|We know that the sun is not the biggest star, but
is it the hottest star?-Thanks. |
Great question! The sun is really hot: about 10
million degrees Celsius, but it is not the hottest
star in the Universe! Some stars reach
temperatures of 3 billion degrees. That’s 300
times hotter than the sun!
The sun is actually "average" in terms of how hot
and how big it is! There are many starts (blue and
white stars, for instance) that burn hotter than
The hottest stars are blue giants. For example,
Eta Carinae is about 180 times the size (diameter)
of our sun, and has a surface temperature of 40
000 degrees Celcius (72 000 F).
(Our sun looks white from space, and has a
surface temperature of 6000 C (10 000 F). More
recently, in 2005 a star at the center of the Red
Spider Nebula was found to have a temperature of
300 000 C (540,000 F). It's so hot that it doesn't
glow blue, it actually glows X-ray...
(X-ray isn't a color, obviously, but the energy
of the emitted light is so high that it's
invisible, and largely in the same energy as
No, the sun has a pretty average temperature
for a star: there are much hotter stars, and there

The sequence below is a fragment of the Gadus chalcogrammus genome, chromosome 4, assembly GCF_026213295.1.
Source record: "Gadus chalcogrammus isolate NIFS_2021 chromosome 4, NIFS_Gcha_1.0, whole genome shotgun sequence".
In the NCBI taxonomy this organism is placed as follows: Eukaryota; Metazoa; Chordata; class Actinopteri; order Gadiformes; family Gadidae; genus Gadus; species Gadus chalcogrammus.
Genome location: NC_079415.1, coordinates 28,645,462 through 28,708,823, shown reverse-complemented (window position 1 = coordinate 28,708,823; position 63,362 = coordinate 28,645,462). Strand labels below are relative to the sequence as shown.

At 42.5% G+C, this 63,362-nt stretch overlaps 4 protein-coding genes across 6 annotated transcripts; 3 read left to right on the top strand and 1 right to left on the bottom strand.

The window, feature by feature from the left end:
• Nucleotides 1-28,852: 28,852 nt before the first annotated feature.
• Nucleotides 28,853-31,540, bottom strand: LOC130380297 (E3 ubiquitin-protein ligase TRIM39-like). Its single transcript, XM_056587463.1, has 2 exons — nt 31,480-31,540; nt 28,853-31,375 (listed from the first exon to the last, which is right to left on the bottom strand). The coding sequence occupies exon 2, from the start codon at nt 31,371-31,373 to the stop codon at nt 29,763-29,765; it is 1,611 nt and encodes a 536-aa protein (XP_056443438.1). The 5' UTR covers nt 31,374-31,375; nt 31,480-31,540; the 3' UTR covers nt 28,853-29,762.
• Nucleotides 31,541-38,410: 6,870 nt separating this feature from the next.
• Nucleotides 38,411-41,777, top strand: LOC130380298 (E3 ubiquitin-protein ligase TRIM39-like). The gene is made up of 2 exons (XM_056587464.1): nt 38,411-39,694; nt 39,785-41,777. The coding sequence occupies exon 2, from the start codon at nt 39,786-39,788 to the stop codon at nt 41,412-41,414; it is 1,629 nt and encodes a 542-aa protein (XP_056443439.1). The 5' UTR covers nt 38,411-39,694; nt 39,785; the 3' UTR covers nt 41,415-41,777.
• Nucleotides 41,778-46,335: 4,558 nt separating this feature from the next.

are much cooler stars as well.
Did you know that the color of a star is
related to its temperature? If a star looks red,
that means its surface temperature is
approximately 2,500 Kelvin (where Kelvin is
another system to talk about temperature like
Fahrenheit or Celcius). Our Sun, which is a white
star, is about 6,000 Kelvin. That´s hot, right!
But the hottest stars are the blue stars. When a
star gets above 10,000 Kelvin it´s surface appears
blue to our eyes. And the hottest stars are the
very big blue stars, which we call blue
hypergiants. These stars are more than 100 times
larger than the Sun. On example of one of these
very big, very hot stars is the star Eta Carinae
which is about 7,500 light years away from the
Sun. Eta Carinae is more than 180 times larger the
Sun and its surface temperature is around 40,000
Kelvin. That´s 72,000 degrees Fahrenheit (and for
comparison, your body temperature is 98.6 degrees
Fahrenheit... so 72,000 is very very hot!!
Click Here to return to the search form.
Copyright © 2015 The Regents of the University of California,
All Rights Reserved.